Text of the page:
Great live recording from the British folk-punk band

Reaching the age of 21 is a truly momentous occasion and what better way to celebrate than to record a live album at the glorious Royal Albert Hall! With over two decades of history to their name, The Levellers continue to widely tour Europe, including highlights such as this London show recording.

The album eases into motion with ‘No Chance,’ the highlight of which is definitely the glorious violin melody. It is a beautiful acoustic performance and an excellent opener. To provide an extra dimension to the folk-punk songs on offer, a string quartet and grand piano have been included for this special event. The strings make a delightful addition to Jon Sevink’s fiddle playing in the following song, ‘Julie.’

A fuller band sound emerges with ‘Together All The Way,’ with the bass and drums combining well to offer rhythmic support. The evolution to the electric sound continues with ‘Before the End.’ Although the opening drumming could easily be mistaken for the famous KISS hit, ‘Rock and Roll All Nite,’ the punk elements of The Levellers’ music starts to surface, whilst still retaining an individual identity through the application of the solo fiddle and grand piano.

The piano and string quartet combine effectively for the opening of ‘Chemically Free’. The rest of the ensemble soon joins with the climatic rise that unfortunately fails to satisfactorily peak. The hauntingly titled ‘Death Loves Youth’ then firmly breaks into life; ironic considering the concept of the song. The lyrics are emotive, with most listeners being able to relate to the experience of losing someone far too young. The song finishes with a hectic folk-punk thrashing, which is likely to provide quite an appropriate release of anger for some.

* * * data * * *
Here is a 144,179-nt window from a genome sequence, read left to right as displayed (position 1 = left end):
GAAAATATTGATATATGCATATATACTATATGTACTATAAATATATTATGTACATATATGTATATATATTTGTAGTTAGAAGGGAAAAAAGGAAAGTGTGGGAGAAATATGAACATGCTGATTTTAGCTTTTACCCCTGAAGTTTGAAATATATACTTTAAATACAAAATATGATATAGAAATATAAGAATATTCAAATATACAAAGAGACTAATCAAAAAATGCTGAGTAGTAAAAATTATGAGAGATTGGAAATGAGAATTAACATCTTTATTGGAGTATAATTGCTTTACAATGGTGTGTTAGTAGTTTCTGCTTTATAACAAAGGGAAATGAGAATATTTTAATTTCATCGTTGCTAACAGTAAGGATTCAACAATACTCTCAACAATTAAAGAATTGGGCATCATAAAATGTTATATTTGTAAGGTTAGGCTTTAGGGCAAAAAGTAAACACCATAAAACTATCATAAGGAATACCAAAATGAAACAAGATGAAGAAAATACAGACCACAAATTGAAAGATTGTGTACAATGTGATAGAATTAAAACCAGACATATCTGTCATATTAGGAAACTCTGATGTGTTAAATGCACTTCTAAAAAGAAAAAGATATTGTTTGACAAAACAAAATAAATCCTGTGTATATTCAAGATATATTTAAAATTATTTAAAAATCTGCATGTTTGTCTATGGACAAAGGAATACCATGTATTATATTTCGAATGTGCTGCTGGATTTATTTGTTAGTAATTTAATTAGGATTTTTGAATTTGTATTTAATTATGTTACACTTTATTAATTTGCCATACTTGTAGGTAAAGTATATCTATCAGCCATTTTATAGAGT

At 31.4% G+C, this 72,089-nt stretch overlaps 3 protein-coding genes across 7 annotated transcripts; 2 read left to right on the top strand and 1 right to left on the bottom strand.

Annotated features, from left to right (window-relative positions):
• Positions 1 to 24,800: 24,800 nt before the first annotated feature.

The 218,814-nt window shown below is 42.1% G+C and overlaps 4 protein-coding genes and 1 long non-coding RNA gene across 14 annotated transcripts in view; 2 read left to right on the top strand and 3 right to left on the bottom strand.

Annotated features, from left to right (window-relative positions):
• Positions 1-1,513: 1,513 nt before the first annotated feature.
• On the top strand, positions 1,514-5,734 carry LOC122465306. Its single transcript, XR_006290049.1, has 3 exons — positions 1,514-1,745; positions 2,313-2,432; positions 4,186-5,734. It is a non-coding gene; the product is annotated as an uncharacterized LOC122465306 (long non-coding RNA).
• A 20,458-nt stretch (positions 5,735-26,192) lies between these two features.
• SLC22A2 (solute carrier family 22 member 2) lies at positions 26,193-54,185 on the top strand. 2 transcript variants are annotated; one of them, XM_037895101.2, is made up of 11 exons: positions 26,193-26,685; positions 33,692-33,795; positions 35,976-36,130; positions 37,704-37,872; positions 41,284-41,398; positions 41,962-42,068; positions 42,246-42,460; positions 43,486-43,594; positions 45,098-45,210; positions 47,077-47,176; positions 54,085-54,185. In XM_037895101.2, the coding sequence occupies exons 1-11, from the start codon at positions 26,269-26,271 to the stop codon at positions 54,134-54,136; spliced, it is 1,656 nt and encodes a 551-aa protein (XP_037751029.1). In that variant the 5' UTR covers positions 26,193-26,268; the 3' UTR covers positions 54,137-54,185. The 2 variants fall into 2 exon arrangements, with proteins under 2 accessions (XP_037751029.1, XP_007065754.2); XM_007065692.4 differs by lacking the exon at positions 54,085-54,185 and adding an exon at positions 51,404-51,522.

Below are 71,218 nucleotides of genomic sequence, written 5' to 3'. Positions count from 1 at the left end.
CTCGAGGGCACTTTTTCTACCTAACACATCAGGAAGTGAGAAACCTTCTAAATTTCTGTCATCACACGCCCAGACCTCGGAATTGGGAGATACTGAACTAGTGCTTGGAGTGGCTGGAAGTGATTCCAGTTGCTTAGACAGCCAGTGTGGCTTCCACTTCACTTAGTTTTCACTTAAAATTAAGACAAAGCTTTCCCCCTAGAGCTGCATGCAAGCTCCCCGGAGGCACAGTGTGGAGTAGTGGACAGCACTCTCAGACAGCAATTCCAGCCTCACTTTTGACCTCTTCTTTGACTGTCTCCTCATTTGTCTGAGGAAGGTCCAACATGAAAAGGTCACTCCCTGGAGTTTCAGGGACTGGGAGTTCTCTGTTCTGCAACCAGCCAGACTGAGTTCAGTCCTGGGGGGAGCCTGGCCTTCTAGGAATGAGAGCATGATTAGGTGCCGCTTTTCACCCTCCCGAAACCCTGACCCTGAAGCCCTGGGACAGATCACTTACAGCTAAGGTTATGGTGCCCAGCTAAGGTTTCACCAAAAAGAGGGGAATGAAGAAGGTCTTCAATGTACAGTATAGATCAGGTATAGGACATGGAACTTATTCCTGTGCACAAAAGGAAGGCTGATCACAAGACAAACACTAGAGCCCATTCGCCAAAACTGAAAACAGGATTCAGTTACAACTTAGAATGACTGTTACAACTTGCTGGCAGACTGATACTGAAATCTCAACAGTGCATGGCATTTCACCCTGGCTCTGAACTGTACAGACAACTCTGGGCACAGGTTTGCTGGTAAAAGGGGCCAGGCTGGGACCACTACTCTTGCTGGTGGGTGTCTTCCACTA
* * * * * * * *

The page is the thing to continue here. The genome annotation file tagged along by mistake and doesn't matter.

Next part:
‘Exodus’ is an adequate performance, but its slightly repetitive nature becomes tiresome. Perhaps it is because the opening chords are reminiscent of the over-played Deep Purple song, ‘Smoke on the Water.’ However, the eighth track, ‘Hope Street,’ is a highlight of the album, largely to due to the band’s proficiency in performing this varying song. Who said that violins had to be boring classical instruments?

Speaking of instruments and stereotypes, The Levellers again dispel another with their use of the didgeridoo for the beginning of ‘This Garden.’ Whilst the pairing of male and female vocals is not always pinpoint perfect, this is a wonderful song with a stylish bass line and funky guitar playing. Topping this off is the chorus, which is an aural treat.

Finally is ‘Men-An-Tol;’ another song that grows into a firm, driving force. It must be noted that the vocal harmonies, which were generally absolutely fantastic up until this point, lose their accuracy with this song. Overall, however, the Royal Albert Hall performance was strong, tidy and well-balanced.

The contrast between the acoustic and electric sections of the set is effective; portraying the diversity of the band’s music. Whilst the 1990’s was arguably the band’s most successful period, to see that The Levellers are still gracing the 21st Century music scene is very pleasing. ‘Live at the Royal Albert Hall’ is a decent recording and should keep the fans happy until The Levellers release their next studio album.